What If is a charming romantic comedy perfect for the holidays. Starring Daniel Radcliffe (“Harry Potter”) as Wallace and Zoe Kazan (“The Big Sick”) as Chantry, What If is a well-written story about two millennials who meet at a party and unexpectedly decide to start a friendship. Wallace is emotionally damaged from a failed romance with a doctor while both were in med school. He dropped out, and now is languishing in an unsatisfying and boring job, still moping over a year later. Chantry, a quirky intellectual artist who works for an animation studio, lives with her longtime boyfriend who is a high-power international negotiator.
Both Chantry and Wallace are somewhat awkward socially and emotionally wobbly, but blossom in each other’s company, discussing arcane topics that no one else seems interested in.
Canadian screenwriter and novelist Elan Mastai has written a sharp and clever comedy, balancing laughs with heart. Suggesting the tentative sweetness of changing the territory of the “friendzone” and the “love triangle”, What If asks the question: What does it mean to fall in love with your best friend?
The romantic comedy genre seems to be criticized a lot. There are plenty of cheesy films but What If is a gem. It’s well-written and a romantic comedy done right. Like most movies of this genre, you know how this movie progresses. However, What If still has some fresh moments, including the near universal (?) awkwardness for the woman (and maybe the man) in using the bathroom in the friend’s apartment. The scene is hilarious and endearing at the same time.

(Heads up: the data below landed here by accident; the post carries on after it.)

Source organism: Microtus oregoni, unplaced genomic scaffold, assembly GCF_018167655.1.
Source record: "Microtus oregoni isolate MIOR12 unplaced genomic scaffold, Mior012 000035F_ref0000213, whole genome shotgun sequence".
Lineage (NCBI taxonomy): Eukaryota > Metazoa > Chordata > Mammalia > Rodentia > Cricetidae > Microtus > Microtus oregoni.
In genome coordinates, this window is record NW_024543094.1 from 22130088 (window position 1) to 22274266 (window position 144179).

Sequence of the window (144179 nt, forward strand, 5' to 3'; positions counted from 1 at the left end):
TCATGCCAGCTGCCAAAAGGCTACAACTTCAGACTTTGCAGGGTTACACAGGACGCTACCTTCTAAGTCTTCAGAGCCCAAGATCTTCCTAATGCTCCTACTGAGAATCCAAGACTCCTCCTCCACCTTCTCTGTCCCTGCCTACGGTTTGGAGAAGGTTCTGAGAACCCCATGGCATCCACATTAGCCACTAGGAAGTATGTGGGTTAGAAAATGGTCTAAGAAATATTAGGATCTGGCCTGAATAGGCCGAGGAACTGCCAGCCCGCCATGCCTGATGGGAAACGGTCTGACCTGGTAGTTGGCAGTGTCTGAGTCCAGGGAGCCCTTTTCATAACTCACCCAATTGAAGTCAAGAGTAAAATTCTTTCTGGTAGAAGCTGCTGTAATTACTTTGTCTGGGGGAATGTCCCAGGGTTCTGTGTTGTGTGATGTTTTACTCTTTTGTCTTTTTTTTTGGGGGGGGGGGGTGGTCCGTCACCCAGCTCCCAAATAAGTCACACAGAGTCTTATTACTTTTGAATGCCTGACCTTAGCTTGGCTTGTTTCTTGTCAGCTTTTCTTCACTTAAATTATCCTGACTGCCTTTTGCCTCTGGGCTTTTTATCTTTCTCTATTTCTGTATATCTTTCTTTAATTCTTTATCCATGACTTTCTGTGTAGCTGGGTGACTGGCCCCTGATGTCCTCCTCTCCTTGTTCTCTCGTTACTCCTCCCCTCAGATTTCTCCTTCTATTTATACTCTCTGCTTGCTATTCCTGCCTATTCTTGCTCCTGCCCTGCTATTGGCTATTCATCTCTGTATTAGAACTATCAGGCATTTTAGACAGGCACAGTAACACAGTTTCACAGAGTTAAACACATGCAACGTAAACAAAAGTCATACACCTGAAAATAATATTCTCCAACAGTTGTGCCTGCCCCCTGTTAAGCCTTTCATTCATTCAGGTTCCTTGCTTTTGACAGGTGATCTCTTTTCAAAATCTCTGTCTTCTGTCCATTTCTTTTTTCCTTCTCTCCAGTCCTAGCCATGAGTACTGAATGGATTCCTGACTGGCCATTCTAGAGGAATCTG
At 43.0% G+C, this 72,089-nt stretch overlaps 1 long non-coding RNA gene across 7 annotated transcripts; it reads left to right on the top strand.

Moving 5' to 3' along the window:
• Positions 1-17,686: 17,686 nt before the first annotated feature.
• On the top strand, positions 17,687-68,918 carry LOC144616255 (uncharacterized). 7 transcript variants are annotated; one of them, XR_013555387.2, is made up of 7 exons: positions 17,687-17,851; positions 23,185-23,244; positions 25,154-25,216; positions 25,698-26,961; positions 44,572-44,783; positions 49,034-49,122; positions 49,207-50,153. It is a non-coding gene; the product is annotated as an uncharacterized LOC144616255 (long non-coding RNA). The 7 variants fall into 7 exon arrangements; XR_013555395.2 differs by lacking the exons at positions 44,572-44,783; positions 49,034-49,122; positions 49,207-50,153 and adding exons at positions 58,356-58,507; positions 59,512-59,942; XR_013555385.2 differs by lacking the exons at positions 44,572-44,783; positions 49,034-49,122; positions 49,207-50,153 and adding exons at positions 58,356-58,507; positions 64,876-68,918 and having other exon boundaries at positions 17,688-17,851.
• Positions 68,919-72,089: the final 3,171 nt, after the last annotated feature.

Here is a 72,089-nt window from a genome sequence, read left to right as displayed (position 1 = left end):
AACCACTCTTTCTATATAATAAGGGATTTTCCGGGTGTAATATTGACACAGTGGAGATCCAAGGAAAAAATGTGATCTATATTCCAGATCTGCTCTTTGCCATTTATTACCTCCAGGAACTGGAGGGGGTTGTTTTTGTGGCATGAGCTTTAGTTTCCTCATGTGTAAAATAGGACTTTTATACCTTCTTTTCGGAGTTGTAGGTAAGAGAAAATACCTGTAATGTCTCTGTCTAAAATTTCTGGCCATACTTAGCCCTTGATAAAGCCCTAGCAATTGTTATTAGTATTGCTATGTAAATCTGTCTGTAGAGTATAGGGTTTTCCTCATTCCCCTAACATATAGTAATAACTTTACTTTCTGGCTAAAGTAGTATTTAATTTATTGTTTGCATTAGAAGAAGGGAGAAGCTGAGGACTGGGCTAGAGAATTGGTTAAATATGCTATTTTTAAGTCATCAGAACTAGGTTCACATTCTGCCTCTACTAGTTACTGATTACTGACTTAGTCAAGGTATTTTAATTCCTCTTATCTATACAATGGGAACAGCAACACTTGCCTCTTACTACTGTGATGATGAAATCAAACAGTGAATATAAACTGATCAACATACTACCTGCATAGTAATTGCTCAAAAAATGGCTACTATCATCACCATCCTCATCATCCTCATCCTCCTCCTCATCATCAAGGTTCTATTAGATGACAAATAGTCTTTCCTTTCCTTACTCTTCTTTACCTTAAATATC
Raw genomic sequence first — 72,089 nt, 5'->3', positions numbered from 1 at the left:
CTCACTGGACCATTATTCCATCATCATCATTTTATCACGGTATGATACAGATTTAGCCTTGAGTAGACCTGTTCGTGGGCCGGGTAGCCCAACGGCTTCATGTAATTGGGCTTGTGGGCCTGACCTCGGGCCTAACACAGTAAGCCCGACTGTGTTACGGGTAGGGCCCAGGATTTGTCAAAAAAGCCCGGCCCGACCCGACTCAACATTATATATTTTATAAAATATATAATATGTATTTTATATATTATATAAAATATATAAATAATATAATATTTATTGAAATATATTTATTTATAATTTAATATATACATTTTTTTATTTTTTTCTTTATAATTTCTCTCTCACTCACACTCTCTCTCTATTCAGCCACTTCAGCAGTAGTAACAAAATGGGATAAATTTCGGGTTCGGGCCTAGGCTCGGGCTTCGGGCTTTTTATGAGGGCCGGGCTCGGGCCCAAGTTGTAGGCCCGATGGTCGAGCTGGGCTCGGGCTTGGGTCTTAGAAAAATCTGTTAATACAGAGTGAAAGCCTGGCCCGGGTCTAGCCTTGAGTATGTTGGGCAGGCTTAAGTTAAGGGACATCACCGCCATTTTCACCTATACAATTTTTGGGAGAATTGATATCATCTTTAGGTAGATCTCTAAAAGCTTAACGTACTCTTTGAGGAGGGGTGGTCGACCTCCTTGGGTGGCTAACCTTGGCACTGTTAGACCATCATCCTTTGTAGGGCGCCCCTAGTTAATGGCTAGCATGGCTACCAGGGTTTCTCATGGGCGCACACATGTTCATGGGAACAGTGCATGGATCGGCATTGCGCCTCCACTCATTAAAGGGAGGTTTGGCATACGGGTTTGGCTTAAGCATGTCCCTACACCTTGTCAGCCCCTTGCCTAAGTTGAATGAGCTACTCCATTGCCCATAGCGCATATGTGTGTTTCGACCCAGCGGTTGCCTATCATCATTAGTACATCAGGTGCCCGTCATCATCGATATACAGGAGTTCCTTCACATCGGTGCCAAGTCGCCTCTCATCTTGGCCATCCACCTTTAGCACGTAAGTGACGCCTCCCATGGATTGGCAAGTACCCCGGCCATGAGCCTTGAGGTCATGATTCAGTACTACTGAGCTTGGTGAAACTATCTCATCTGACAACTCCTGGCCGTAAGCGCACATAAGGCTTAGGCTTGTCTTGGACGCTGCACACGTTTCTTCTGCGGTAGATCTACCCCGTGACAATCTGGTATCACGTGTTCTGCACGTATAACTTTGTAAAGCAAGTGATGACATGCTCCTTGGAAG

The dialogue stands out, alive with surprising turns and turbo-charged zingers as honest conversations poured out stemming from love, misunderstanding, and hurt feelings.
There is an undeniable charm in the ensemble cast’s performances (including Adam Driver). Daniel Radcliffe and Zoe Kazan bring soul and chemistry to the human connection they both are afraid of but want so desperately. My only negative comments are that neither the subplot with Chantry’s mother doesn’t contribute to the story’s momentum nor does the intrusive clips of animation. The overall structure of the story, however, with a nice “bookending” of first and last scenes is outstanding.
What If is worth watching as delightful, feel-good entertainment. If you’re looking for an intelligent–not cheesy– comedy to watch during the holidays (don’t wait until Valentine’s Day), rent What If.
Note: Available on Netflix